Category Archives: New Hampshire

CDL Truck Driver Schools near Salem NH 03079

How to Pick a Truck Driver School near Salem New Hampshire

Salem NH CDL truck driving schoolCongratulations on your decision to become a trucker and enroll in a CDL school near Salem NH. Perhaps it has always been your goal to hit the open road while operating a big ole tractor trailer. Or perhaps you have conducted some research and have found that a career as a truck driver offers excellent income and flexible work prospects. No matter what your reason is, it’s imperative to receive the appropriate training by choosing the right CDL school in your area. When assessing your options, there are various factors that you’ll want to think about before making your final selection. Location will undoubtedly be important, especially if you have to commute from your Salem home. The cost will also be of importance, but selecting a school based entirely on price is not the ideal way to guarantee you’ll receive the proper education. Just remember, your goal is to learn the skills and knowledge that will allow you to pass the CDL examinations and become a professional truck driver. So keeping that purpose in mind, just how do you select a truck driving school? That is what we are going to address in the balance of this article. But first, we are going to talk a little bit about which CDL license you will ultimately need.

Which Commercial Drivers License Should You Get?

tractor trailer in Salem NHTo operate commercial vehicles lawfully in New Hampshire and within the United States, an operator needs to attain a CDL (Commercial Driver’s License). The 3 license classes that a person can apply for are Class A, Class B and Class C. Since the topic of this article is how to pick a truck driving school near Salem NH, we will highlight Class A and Class B licenses. What differentiates each class of CDL is the kind of vehicle that the driver can operate in addition to the GVWR (Gross Vehicle Weight Rating) or GCWR (Gross Combination Weight Rating). Below are brief explanations for the two classes.

Class A CDL. A Class A CDL is needed to operate any vehicle that has a GCWR of more than 26,000 lbs., including a towed vehicle of greater than 10,000 lbs. Some of the vehicles that operators may be able to drive with Class A licenses are:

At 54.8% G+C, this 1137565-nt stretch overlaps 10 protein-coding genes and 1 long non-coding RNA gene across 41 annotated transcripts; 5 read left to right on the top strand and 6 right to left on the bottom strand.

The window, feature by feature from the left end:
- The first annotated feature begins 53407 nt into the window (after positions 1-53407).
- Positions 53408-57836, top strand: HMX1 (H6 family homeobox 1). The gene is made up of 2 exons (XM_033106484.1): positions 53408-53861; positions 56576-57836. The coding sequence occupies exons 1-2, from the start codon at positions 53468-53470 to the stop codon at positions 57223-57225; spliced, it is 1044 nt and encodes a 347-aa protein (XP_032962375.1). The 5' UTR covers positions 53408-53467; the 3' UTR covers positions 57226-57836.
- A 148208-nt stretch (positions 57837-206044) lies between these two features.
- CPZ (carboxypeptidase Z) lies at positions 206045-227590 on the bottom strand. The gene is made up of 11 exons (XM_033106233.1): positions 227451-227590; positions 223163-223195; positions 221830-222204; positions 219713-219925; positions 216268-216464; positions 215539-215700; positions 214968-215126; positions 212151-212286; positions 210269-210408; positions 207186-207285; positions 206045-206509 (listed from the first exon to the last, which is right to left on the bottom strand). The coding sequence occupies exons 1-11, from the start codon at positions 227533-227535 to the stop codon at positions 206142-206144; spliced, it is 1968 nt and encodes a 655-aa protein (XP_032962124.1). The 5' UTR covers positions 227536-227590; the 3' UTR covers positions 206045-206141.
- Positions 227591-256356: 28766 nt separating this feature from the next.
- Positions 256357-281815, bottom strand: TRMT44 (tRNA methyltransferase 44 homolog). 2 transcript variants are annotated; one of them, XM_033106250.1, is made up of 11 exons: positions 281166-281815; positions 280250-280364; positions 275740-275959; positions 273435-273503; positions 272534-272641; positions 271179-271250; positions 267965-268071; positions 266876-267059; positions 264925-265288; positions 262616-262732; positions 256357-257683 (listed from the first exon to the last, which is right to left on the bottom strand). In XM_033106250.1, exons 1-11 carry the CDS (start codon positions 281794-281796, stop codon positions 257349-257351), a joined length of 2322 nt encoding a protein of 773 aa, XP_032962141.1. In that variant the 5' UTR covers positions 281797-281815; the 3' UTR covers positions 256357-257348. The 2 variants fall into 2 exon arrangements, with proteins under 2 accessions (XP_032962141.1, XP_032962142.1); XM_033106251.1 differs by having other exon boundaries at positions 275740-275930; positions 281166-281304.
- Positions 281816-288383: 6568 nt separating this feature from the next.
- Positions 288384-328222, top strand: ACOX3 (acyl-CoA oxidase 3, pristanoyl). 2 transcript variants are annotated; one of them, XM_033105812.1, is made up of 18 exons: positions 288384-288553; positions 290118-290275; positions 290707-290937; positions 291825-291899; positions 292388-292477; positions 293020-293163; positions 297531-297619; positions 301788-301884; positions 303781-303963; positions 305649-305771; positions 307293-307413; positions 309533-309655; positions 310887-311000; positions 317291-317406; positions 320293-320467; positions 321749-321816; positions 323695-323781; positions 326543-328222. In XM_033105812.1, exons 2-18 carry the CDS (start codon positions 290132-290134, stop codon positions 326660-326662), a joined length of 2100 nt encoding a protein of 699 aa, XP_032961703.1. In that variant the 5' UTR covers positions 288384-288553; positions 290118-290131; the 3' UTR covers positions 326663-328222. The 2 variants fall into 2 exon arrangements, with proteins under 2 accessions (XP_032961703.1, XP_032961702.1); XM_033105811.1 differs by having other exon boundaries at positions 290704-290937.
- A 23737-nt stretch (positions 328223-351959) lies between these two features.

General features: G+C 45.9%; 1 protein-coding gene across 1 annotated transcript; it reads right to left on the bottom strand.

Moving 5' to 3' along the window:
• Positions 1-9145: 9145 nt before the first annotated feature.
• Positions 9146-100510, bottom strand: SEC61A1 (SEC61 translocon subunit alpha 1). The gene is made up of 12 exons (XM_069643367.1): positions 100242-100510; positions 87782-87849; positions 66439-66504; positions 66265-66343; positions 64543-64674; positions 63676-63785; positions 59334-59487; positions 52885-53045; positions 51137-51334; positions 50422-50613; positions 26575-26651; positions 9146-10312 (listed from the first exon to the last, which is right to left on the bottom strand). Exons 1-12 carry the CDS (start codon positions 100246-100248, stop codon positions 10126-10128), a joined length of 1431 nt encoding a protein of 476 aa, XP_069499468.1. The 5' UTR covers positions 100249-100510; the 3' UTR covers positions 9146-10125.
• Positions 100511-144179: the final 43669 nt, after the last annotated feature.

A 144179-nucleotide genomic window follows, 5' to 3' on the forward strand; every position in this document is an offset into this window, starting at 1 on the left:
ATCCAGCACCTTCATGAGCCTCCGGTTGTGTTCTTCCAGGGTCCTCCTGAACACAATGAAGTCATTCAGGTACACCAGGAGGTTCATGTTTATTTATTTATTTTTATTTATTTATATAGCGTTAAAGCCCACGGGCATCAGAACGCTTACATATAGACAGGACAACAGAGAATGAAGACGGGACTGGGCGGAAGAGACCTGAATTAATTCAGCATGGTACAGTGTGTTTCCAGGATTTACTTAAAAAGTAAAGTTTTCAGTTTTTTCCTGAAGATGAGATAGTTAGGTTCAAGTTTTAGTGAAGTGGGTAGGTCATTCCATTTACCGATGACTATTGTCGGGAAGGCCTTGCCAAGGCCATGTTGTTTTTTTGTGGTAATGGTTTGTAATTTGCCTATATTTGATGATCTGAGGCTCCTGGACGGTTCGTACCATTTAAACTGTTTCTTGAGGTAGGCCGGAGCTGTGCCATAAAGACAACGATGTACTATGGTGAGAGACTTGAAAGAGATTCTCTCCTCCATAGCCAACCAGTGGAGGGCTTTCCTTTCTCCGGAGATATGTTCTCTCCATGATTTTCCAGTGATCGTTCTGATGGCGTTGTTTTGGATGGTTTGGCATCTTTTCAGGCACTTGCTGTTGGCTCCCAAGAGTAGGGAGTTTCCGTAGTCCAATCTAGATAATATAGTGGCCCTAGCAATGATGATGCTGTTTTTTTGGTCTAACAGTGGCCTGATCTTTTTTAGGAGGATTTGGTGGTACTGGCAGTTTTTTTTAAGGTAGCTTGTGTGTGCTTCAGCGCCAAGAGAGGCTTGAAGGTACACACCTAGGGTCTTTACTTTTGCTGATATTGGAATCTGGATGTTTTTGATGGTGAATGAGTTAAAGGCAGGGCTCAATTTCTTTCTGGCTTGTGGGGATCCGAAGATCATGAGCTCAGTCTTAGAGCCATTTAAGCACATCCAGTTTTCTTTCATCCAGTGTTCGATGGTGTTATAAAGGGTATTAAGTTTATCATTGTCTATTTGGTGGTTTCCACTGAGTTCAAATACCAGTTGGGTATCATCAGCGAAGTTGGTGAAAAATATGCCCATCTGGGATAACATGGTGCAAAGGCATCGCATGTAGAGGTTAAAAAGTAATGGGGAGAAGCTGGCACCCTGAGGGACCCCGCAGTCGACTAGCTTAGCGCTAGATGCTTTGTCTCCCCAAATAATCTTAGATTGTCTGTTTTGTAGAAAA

• Interstate or Intrastate Tractor Trailers
  • Trucks with Double or Triple Trailers
  • Tanker Trucks
  • Livestock Carriers
  • Class B and Class C Vehicles

Class B CDL. A Class B CDL is required to operate single vehicles having a GVWR of more than 26,000 lbs., or a GCWR of greater than 26,000 lbs. including a towed vehicle weighing up to 10,000 lbs. Several of the vehicles that drivers may be qualified to operate with Class B licenses are:

  • Tractor Trailers
  • Dump Trucks
  • Cement Mixers
  • Large Buses
  • Class C Vehicles

Both Class A and Class B Commercial Drivers Licenses might also require endorsements to drive specific types of vehicles, including passenger or school buses. And a Class A licensee, with the appropriate needed endorsements, may operate any vehicle that a Class B license holder is qualified to drive.

How to Research a CDL School

Salem NH tractor truckWhen you have determined which CDL you wish to pursue, you can start the process of researching the Salem NH truck driving schools that you are considering. As already discussed, location and cost will undoubtedly be your primary considerations. But it can’t be stressed enough that they must not be your sole considerations. Other variables, for example the experience of the instructors or the reputations of the schools are similarly if not more important. So following are a few additional points that you need to research while carrying out your due diligence prior to enrolling in, and particularly paying for, your truck driving training.

Are the Schools Accredited or Certified ? Very few Salem NH truck driving schools are accredited because of the stringent process and cost to the schools. However, certification is more common and is provided by the Professional Truck Driver Institute (PTDI). A school is not obligated to become certified, but there are several advantages. Interested students know that the training will be of the highest caliber, and that they will receive plenty of driving time. For example, PTDI requires 44 hours of real driving time, not ride-alongs or simulations. So if a school’s course is certified (the course, not the school is certified), students know that the curriculum and training will satisfy the very high standards set by PTDI.

How Long in Operation? One clue to help assess the quality of a truck driving school is how long it has been in operation. A poorly reviewed or a fly by night school normally will not stay in business very long, so longevity is a plus. On the other hand, even the best of Salem NH schools had to begin from their first day of training, so consider it as one of multiple qualifiers. You can also learn what the school’s track record is regarding successful licensing and job placement of its graduates. If a school won’t provide those numbers, look elsewhere. The schools should also maintain associations with local and national trucking firms. Having a large number of contacts not only confirms a superior reputation within the industry, but also bolsters their job assistance program for graduates. It also wouldn’t be a bad idea to contact the New Hampshire licensing department to verify that the CDL trucking schools you are considering are in good standing.